Sometimes macOS tries to help you by not letting you carry out actions that would break the system or software you’re using. There are extra levels of warnings available that you might choose to turn off or bypass.
When you have files in the Trash, select Finder > Empty Trash prompts you as to whether you really meant to empty the trash. You click Empty Trash to proceed. Holding down Option when selecting Finder > Empty Trash bypasses the warning. (You can also press Command-Option-Shift-Delete to bypass it.)
But if macOS thinks a file is in use by an application or the system, even that bypass doesn’t help. When you empty the trash, your Mac will show a warning dialog that reads, “The operation can’t be completed because the item ‘name’ is in use.” Three buttons appear: Skip, Stop, and Continue.
advises in a support note a series of actions you should take, that can be summarized as a cascading order. Try an item and then try to use Empty Trash:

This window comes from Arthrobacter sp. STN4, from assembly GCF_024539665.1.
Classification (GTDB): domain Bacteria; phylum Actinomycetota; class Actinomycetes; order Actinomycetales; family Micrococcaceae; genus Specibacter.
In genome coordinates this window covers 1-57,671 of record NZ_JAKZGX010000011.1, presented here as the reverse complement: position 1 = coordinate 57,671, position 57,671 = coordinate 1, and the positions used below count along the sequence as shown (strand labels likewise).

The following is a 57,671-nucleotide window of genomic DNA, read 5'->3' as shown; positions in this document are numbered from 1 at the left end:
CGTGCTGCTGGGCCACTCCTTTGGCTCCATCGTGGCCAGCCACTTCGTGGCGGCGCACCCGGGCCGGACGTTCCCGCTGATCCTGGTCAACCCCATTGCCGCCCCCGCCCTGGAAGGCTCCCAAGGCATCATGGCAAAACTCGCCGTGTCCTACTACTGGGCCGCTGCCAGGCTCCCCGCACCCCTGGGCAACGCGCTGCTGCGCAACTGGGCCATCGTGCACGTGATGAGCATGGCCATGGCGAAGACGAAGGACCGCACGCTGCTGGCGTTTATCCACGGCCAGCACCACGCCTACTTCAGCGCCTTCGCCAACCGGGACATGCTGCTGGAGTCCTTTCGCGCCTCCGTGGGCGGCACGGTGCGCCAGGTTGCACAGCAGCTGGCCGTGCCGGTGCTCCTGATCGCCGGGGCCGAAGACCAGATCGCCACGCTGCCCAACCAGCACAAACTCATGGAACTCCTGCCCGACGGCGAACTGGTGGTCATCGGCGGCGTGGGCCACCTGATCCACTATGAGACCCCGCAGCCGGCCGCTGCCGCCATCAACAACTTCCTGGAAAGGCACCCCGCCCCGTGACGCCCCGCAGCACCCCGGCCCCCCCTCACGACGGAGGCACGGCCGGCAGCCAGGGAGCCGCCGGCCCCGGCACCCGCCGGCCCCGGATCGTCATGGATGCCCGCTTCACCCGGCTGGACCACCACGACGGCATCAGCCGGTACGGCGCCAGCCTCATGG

Quit the app
Restart the Mac normally.
Restart the Mac in Safe Mode, delete startup items that might be the problem, then restart normally.
Start up with macOS Recovery and use Disk Utility to repair the drive.
You can also use the Terminal command lsof, which tracks all files in use by even the lowest of low-level parts of the system. In Terminal, type lsof | grep -i followed by a space and part of the file name, and see if it shows what app or system component still has its hooks in. (You can read more about lsof in
this previous Mac 911 column.)
However, sometimes a file just doesn’t want to go, and you’ve done everything else. There’s a last-resort method you can use: Delete Immediately. Apple added this option in El Capitan after it ditched Secure Empty Trash;
I documented it in late 2015.
However, it’s changed further: you can no longer trigger it anywhere in the Finder except in the Trash folder. Select one or more files in the Trash and Control-click. Select Delete Immediately and confirm the deletion. There’s no going back!
This Mac 911 article is in response to a question submitted by Macworld reader Vince.
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